Our university cannot often say it is ahead of the curve when it comes to social causes. We are not usually associated with activism, nor are we well-known for being at the forefront of political movements. That changed yesterday when a petition was delivered to the president at Hullihen Hall that urges the university to become a sanctuary to undocumented members of the university community.
President Assanis has expressed support for the petition. He also signed a separate petition alongside leaders of other universities which reaffirms the university’s support for the current federal attitude towards these students. If he were to commit to the actions expressed within, then the university would become one of a handful of campuses nationwide to embrace the status of “sanctuary campus.”
Many have become afraid that President-elect Donald Trump will make good on his vow to revoke the Deferred Action for Childhood Arrivals (DACA) executive order, which was signed into law by President Obama after an influx of undocumented child immigrants in 2013. Under DACA, many children in the country illegally gave their information to the government in good faith in order to obtain an education. The revocation of the executive order would likely be followed by a crackdown against these individuals.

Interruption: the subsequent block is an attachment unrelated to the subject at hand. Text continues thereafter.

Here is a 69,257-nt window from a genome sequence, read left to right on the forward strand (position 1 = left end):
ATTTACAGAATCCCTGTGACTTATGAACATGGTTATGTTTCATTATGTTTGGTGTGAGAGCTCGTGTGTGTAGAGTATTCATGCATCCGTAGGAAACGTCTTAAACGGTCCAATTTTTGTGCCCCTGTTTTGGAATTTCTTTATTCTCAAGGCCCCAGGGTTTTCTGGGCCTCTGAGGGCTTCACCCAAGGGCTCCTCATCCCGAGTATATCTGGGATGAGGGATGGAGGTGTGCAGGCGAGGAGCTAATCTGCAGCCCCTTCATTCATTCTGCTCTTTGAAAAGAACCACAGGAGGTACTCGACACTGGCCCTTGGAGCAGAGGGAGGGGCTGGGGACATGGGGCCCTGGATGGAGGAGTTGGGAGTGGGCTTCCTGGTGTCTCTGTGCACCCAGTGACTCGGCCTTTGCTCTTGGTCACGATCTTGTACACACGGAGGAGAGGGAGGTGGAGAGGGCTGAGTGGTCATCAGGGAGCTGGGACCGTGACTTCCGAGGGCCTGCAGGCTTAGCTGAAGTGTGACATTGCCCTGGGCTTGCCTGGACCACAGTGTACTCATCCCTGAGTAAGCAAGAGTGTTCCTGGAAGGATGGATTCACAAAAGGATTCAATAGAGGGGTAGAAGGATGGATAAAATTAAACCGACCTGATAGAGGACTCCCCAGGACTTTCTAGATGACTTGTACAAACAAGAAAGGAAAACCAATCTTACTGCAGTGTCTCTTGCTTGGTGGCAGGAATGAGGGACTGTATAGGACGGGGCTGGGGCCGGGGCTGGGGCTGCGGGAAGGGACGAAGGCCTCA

This has the potential to disrupt campus life severely. Regardless of their residency status at the federal level, some undocumented individuals reside on our campus and are part of our community. They are our friends, our classmates and our academic colleagues. While we must respect federal law, we must also take action to protect our community.
In addition to the issue of safety, it would be remiss of us to ignore the contributions undocumented students make to our community. Diversity of students breeds diversity of ideas. As our university pursues academic excellence, it is this diversity of ideas that will continue to introduce fresh and innovative ideas into our dialogues. Although the main goal of being a sanctuary is to provide safety to the vulnerable, we should not ignore the benefits they offer in enriching our campus community.
These students are just like us. They want an education, just like we do. They want to feel safe, just like we do. They are part of the community, just as we are. We should not treat them like second-class citizens. The Review stands alongside those who signed the sanctuary campus petition below in affirming our support for the undocumented members of our community.
Editorials are developed by The Review staff, led by Editorial Editor Jacob Orledge.